Bokeria: persecution of Saakashvili part of systematization of relations with Russia

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The United National Movement's Foreign Relations Secretary, Giga Bokeria said following the statement of the Chief Prosecutor's Office of Georgia about filing criminal charges against ex-President Mikheil Saakashvili that "the persecution against Saakashvili is part of the current government's systematization of relations with Putin."

"Today's statement is an open declaration by Ivanishvili and his political slaves, by his pocket prosecutor's office that as long as they are in office, Ivanishvili is controlling the Georgian government. The only thing they are going to do is to persecute Saakashvili, and, generally, their political opponents, the National Movement – the only opposition force. This is happening because they are not capable of doing anything else; this is happening because they have failed in all other directions – they have not met any of their election promises, the unemployment and the crime rates are growing; this is happening because the latest elections have demonstrated that they could not manage to destroy the United National Movement; this is happening apparently because Saakashvili's persecution is part of systematization of relations with Putin, and I would like to tell Ivanishvili and the team of his slaves – they will not be able to preserve the authoritarian regime through these methods and that the Georgian society will definitely change this government with constitutional means," Bokeria said.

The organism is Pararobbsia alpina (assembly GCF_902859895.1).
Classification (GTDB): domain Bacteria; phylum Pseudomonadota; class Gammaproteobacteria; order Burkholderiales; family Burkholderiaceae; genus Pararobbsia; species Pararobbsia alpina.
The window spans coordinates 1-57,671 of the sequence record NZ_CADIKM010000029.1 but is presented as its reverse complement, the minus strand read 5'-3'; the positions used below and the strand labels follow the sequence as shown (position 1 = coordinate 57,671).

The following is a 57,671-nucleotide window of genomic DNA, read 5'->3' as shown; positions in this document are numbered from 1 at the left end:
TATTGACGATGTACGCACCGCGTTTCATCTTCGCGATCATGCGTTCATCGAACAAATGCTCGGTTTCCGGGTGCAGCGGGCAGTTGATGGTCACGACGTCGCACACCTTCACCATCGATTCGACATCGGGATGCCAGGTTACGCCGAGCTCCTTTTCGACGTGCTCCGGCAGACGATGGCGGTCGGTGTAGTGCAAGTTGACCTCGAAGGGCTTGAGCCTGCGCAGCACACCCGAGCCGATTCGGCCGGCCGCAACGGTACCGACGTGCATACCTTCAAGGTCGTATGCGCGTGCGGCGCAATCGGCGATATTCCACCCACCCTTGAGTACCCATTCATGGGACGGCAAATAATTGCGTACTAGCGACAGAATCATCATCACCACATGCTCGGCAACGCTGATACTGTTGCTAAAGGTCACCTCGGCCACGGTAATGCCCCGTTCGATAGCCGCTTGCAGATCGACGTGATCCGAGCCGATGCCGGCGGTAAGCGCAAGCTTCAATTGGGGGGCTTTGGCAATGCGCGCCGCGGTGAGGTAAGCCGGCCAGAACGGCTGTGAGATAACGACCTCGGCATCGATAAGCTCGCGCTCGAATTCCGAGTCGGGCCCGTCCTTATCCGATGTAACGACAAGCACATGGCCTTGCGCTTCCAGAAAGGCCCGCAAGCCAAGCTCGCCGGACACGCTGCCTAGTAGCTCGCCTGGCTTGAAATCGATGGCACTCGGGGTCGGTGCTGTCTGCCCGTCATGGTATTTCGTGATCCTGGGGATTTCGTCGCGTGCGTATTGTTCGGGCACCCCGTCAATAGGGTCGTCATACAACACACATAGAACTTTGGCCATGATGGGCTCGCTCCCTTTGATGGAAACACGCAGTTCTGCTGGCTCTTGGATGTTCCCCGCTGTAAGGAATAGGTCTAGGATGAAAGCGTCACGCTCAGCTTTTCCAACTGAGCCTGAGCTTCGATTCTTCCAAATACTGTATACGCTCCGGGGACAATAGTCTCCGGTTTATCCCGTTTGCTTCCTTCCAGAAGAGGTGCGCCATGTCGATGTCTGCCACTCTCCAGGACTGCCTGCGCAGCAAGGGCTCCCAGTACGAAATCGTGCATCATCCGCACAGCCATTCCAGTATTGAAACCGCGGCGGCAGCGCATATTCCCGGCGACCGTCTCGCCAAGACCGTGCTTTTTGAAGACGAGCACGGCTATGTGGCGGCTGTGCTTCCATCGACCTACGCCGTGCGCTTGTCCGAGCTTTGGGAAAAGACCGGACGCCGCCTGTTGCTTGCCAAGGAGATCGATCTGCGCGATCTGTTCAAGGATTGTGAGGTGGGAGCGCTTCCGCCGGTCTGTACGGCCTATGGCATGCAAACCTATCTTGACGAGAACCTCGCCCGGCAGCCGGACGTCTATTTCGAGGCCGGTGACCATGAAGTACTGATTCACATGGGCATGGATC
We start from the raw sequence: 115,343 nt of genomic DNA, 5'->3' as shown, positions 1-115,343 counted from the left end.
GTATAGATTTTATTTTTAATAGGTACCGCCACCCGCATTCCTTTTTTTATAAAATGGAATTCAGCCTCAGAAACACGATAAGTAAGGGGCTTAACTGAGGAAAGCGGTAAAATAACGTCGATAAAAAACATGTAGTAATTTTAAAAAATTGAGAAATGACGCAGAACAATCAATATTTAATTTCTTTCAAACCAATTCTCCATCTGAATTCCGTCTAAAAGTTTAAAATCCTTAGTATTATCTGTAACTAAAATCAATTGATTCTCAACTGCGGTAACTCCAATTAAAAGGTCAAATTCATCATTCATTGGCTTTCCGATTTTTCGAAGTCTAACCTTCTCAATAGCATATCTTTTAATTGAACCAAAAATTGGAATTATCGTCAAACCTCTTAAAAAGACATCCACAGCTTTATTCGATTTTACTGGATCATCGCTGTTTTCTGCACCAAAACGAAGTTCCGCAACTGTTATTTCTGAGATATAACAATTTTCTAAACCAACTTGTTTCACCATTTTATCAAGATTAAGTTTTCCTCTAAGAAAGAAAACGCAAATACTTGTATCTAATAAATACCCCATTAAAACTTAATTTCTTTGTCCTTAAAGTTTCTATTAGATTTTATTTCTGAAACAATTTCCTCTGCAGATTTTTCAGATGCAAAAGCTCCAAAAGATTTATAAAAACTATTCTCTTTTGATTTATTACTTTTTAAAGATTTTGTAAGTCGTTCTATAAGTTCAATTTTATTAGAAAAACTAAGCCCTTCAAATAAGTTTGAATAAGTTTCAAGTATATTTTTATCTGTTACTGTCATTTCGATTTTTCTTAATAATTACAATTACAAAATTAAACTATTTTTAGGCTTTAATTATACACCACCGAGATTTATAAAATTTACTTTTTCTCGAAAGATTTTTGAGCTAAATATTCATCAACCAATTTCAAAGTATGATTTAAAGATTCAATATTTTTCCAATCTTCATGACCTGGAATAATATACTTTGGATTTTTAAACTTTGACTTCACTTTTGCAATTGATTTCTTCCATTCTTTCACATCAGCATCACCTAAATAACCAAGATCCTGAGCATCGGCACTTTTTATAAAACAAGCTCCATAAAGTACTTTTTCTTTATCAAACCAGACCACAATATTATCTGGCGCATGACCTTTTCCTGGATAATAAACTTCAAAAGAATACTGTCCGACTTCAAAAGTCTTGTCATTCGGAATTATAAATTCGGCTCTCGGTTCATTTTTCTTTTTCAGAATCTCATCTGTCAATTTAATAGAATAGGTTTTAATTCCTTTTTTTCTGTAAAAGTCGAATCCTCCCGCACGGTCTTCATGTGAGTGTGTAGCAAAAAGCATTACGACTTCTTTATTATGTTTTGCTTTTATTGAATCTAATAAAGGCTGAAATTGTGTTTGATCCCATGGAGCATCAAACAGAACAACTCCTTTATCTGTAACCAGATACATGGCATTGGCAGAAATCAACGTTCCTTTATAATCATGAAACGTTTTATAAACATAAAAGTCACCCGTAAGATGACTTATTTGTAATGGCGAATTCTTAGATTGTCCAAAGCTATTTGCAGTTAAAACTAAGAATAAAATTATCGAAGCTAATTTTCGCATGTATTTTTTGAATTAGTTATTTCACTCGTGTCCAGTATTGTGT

Chief Prosecutor's Office of Georgia filed criminal charges against former President, Mikheil Saakashvili on 28 July. According to the Prosecutor's Office, the charges have been brought in relation to the "mass raid on demonstrators on November 7 2007, storming Imedi TV station and seizing criminally Arkadi Patarkatsishvili's assets."

The Prosecutor's Office said same charges were brought against former Interior Minister, Vano Merabishvili, former Chief Prosecutor, Zurab Adeishvili, former Defence Minister, Davit Kezerashvili, and former Mayor of Tbilisi, Gigi Ugulava.

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